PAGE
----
Avoiding race: White teachers’ talk about Hurricane Katrina and its aftermath ☆

| October 5, 2010

We are still learning from Hurricane Katrina and the resulting displacement of huge populations from the American Gulf Coast. One of the many topics still discussed is the role of inequality in the event and its aftermath. Many such discussions have focused on income disparities, or how certain populations were disproportionately impacted by the hurricane and flooding. Visiting Professor Avner Segall of Michigan State approached the problem by assessing how classroom teachers treat those issues.

On October 5th, Professor Segall gave a talk on his upcoming paper: “Avoiding race: White teachers’ talk about Hurricane Katrina and its aftermath.” Co-sponsored by the Office of the Vice President for Diversity and Community Affairs, Kappa Delta Pi, and the Department of Arts and Humanities, the lecture focused on how five high school social studies teachers experienced the documentary When the Levees Broke.

During a series of interviews, the teachers were asked to watch clips of the documentary and comment on their feelings towards the film. Segall called his work a “reluctant paper” in that he was disheartened at the results. Teacher responses revealed a surprising lack of attention to the realities of racial inequalities. Despite explicit training in diversity and multiculturalism, these white educators were unwilling or unable to openly investigate the matter of race.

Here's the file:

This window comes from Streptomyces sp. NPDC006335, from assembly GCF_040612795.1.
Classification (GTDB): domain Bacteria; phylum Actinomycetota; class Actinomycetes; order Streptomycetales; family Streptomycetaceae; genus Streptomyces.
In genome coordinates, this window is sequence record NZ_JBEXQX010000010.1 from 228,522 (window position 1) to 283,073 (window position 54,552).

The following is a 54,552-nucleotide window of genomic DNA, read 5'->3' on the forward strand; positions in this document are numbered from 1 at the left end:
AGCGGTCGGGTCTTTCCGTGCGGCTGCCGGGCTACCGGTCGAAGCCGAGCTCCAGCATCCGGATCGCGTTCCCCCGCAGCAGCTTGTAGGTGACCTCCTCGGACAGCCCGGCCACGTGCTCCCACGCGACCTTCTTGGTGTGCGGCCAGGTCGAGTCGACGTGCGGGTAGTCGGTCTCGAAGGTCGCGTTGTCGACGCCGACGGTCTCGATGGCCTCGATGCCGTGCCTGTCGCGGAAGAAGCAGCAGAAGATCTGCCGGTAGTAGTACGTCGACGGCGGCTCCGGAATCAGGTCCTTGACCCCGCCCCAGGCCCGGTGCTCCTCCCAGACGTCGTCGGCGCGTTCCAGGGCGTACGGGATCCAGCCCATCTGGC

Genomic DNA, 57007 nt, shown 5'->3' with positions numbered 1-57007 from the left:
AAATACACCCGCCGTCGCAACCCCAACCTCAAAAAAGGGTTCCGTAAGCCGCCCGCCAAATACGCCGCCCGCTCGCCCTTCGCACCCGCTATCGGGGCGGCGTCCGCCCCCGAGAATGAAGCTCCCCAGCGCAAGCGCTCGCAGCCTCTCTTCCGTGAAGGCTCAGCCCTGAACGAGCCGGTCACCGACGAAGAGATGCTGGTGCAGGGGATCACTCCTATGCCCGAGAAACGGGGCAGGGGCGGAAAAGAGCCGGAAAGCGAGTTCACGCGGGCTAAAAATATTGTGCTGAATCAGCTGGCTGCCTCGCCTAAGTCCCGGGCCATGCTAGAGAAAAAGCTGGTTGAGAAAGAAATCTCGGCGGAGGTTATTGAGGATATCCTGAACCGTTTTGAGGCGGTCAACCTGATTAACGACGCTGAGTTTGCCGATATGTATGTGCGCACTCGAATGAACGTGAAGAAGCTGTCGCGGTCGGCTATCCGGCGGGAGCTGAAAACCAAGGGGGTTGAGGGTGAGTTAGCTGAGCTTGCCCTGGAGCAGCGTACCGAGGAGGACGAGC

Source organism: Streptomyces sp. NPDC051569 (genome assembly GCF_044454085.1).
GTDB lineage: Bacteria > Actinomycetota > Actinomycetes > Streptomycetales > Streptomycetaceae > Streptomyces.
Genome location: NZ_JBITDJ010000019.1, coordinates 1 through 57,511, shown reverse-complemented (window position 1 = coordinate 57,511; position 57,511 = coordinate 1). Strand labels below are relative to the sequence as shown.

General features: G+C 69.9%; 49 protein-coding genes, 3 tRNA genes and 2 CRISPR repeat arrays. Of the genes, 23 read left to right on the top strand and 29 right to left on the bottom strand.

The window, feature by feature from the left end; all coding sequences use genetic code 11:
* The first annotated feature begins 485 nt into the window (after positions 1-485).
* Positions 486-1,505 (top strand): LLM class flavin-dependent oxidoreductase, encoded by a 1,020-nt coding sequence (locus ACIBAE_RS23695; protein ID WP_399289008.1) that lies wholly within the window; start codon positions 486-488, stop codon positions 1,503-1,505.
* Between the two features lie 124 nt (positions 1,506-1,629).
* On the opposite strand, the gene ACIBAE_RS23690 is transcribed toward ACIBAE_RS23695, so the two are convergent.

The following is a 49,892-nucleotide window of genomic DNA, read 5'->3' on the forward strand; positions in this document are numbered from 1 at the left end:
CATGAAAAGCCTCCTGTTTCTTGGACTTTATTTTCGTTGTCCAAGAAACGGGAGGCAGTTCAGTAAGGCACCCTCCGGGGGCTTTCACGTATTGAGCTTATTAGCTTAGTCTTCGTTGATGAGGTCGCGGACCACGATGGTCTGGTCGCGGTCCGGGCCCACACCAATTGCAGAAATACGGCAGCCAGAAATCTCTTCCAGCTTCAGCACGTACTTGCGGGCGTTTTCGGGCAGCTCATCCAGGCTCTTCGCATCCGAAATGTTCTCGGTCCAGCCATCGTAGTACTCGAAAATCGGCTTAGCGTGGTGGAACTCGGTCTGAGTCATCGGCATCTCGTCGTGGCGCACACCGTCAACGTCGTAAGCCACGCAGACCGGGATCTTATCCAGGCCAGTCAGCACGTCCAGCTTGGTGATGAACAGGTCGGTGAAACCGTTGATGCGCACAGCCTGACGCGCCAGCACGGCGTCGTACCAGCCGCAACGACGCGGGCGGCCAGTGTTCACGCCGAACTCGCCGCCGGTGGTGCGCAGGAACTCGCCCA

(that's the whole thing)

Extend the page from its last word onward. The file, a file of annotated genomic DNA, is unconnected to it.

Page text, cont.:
Following his presentation, Professor Segall joined a lively discussion of the implications for teacher education. A recurring point was that teacher educators must work to help pre-service teachers investigate their underlying beliefs regarding their relation to others in society. Failure to do this relegates teacher education to a basic “layering on” of temporary attitudes. Educators need to question their understandings of such commonly-held ideas as meritocracy, democracy, and the existence of a “post-racial” America. These are things that readily apply to the social studies, but are too easily ignored when teachers fail to assess their own beliefs.